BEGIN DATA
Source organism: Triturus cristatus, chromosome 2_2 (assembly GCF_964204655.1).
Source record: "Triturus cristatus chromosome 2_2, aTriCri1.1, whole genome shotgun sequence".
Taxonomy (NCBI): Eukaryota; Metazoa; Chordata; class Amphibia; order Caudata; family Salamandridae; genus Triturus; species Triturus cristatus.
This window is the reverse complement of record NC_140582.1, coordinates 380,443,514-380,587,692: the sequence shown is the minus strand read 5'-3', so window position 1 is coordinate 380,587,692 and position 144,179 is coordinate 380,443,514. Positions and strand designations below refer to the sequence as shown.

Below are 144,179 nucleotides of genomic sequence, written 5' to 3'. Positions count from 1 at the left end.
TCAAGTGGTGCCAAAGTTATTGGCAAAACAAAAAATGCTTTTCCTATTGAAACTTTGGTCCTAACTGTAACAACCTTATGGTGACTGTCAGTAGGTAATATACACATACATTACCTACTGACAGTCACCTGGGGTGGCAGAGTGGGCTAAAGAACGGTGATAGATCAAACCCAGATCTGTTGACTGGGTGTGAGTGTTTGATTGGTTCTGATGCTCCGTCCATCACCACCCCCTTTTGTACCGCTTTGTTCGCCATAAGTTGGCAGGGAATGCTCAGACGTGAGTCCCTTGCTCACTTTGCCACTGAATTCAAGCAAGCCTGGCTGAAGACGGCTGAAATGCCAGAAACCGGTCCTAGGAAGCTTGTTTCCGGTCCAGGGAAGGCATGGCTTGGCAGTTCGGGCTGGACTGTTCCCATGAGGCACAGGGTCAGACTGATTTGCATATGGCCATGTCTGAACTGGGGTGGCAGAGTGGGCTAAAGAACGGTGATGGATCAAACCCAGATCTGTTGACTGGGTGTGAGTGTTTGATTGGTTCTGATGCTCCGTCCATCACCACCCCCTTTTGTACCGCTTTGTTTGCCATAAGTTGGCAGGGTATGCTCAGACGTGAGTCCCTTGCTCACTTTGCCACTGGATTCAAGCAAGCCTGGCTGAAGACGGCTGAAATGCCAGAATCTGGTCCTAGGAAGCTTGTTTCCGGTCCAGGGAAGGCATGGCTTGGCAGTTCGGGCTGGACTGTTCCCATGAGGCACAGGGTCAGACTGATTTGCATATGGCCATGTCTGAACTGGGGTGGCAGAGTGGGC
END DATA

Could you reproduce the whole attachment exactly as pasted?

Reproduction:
Source organism: Triturus cristatus, chromosome 2_2 (assembly GCF_964204655.1).
Source record: "Triturus cristatus chromosome 2_2, aTriCri1.1, whole genome shotgun sequence".
Taxonomy (NCBI): Eukaryota; Metazoa; Chordata; class Amphibia; order Caudata; family Salamandridae; genus Triturus; species Triturus cristatus.
This window is the reverse complement of record NC_140582.1, coordinates 380,443,514-380,587,692: the sequence shown is the minus strand read 5'-3', so window position 1 is coordinate 380,587,692 and position 144,179 is coordinate 380,443,514. Positions and strand designations below refer to the sequence as shown.

Below are 144,179 nucleotides of genomic sequence, written 5' to 3'. Positions count from 1 at the left end.
TCAAGTGGTGCCAAAGTTATTGGCAAAACAAAAAATGCTTTTCCTATTGAAACTTTGGTCCTAACTGTAACAACCTTATGGTGACTGTCAGTAGGTAATATACACATACATTACCTACTGACAGTCACCTGGGGTGGCAGAGTGGGCTAAAGAACGGTGATAGATCAAACCCAGATCTGTTGACTGGGTGTGAGTGTTTGATTGGTTCTGATGCTCCGTCCATCACCACCCCCTTTTGTACCGCTTTGTTCGCCATAAGTTGGCAGGGAATGCTCAGACGTGAGTCCCTTGCTCACTTTGCCACTGAATTCAAGCAAGCCTGGCTGAAGACGGCTGAAATGCCAGAAACCGGTCCTAGGAAGCTTGTTTCCGGTCCAGGGAAGGCATGGCTTGGCAGTTCGGGCTGGACTGTTCCCATGAGGCACAGGGTCAGACTGATTTGCATATGGCCATGTCTGAACTGGGGTGGCAGAGTGGGCTAAAGAACGGTGATGGATCAAACCCAGATCTGTTGACTGGGTGTGAGTGTTTGATTGGTTCTGATGCTCCGTCCATCACCACCCCCTTTTGTACCGCTTTGTTTGCCATAAGTTGGCAGGGTATGCTCAGACGTGAGTCCCTTGCTCACTTTGCCACTGGATTCAAGCAAGCCTGGCTGAAGACGGCTGAAATGCCAGAATCTGGTCCTAGGAAGCTTGTTTCCGGTCCAGGGAAGGCATGGCTTGGCAGTTCGGGCTGGACTGTTCCCATGAGGCACAGGGTCAGACTGATTTGCATATGGCCATGTCTGAACTGGGGTGGCAGAGTGGGC